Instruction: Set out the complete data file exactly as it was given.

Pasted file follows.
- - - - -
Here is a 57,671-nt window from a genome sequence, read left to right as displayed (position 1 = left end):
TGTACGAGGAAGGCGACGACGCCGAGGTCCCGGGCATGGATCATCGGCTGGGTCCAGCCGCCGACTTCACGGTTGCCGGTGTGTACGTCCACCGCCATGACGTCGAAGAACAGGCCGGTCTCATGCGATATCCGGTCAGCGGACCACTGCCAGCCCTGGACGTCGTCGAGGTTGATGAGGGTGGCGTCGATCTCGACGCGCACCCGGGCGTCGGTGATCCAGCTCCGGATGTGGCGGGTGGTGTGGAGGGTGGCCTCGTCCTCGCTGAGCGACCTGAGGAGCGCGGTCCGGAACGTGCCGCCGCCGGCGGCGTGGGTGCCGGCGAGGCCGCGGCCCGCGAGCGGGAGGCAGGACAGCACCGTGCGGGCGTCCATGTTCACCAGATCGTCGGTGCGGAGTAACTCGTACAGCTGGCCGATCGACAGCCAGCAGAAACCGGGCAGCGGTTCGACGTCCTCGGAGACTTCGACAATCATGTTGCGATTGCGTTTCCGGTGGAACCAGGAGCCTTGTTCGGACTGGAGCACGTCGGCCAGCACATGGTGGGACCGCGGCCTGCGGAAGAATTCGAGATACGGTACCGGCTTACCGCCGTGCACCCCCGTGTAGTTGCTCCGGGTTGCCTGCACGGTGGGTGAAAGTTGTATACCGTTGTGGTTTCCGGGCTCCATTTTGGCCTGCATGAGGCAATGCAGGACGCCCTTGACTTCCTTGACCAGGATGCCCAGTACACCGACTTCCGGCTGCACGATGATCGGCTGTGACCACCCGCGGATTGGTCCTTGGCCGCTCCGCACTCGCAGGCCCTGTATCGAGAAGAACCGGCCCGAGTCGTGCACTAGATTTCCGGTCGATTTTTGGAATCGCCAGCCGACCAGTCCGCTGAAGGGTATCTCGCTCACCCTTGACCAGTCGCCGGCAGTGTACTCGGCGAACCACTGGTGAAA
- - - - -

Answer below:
Here is a 57,671-nt window from a genome sequence, read left to right as displayed (position 1 = left end):
TGTACGAGGAAGGCGACGACGCCGAGGTCCCGGGCATGGATCATCGGCTGGGTCCAGCCGCCGACTTCACGGTTGCCGGTGTGTACGTCCACCGCCATGACGTCGAAGAACAGGCCGGTCTCATGCGATATCCGGTCAGCGGACCACTGCCAGCCCTGGACGTCGTCGAGGTTGATGAGGGTGGCGTCGATCTCGACGCGCACCCGGGCGTCGGTGATCCAGCTCCGGATGTGGCGGGTGGTGTGGAGGGTGGCCTCGTCCTCGCTGAGCGACCTGAGGAGCGCGGTCCGGAACGTGCCGCCGCCGGCGGCGTGGGTGCCGGCGAGGCCGCGGCCCGCGAGCGGGAGGCAGGACAGCACCGTGCGGGCGTCCATGTTCACCAGATCGTCGGTGCGGAGTAACTCGTACAGCTGGCCGATCGACAGCCAGCAGAAACCGGGCAGCGGTTCGACGTCCTCGGAGACTTCGACAATCATGTTGCGATTGCGTTTCCGGTGGAACCAGGAGCCTTGTTCGGACTGGAGCACGTCGGCCAGCACATGGTGGGACCGCGGCCTGCGGAAGAATTCGAGATACGGTACCGGCTTACCGCCGTGCACCCCCGTGTAGTTGCTCCGGGTTGCCTGCACGGTGGGTGAAAGTTGTATACCGTTGTGGTTTCCGGGCTCCATTTTGGCCTGCATGAGGCAATGCAGGACGCCCTTGACTTCCTTGACCAGGATGCCCAGTACACCGACTTCCGGCTGCACGATGATCGGCTGTGACCACCCGCGGATTGGTCCTTGGCCGCTCCGCACTCGCAGGCCCTGTATCGAGAAGAACCGGCCCGAGTCGTGCACTAGATTTCCGGTCGATTTTTGGAATCGCCAGCCGACCAGTCCGCTGAAGGGTATCTCGCTCACCCTTGACCAGTCGCCGGCAGTGTACTCGGCGAACCACTGGTGAAA